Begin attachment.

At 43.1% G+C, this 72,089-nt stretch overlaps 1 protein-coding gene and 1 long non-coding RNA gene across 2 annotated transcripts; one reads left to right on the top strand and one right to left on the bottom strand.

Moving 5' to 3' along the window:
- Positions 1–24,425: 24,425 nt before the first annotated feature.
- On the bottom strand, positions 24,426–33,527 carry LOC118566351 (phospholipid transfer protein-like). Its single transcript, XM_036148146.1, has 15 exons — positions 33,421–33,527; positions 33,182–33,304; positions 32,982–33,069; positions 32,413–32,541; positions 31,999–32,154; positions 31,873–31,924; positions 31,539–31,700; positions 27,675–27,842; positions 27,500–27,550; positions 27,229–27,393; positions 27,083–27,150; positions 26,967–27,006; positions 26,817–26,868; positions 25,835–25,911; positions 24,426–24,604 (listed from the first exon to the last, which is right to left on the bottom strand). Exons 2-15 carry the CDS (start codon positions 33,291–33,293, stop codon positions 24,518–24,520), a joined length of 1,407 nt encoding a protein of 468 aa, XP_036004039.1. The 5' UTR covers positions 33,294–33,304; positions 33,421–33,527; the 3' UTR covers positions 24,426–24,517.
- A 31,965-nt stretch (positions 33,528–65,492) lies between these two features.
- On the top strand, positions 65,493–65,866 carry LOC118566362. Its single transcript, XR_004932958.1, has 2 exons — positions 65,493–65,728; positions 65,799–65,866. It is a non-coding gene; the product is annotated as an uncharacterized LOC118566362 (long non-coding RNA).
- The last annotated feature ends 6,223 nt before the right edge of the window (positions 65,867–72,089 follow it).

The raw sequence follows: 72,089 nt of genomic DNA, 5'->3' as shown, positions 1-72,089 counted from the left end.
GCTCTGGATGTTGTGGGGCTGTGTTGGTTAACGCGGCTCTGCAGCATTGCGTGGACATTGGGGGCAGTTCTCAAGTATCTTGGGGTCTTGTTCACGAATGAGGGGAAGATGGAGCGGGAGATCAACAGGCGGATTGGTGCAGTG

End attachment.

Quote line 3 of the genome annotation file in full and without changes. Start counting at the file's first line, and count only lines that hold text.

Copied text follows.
- Positions 1–24,425: 24,425 nt before the first annotated feature.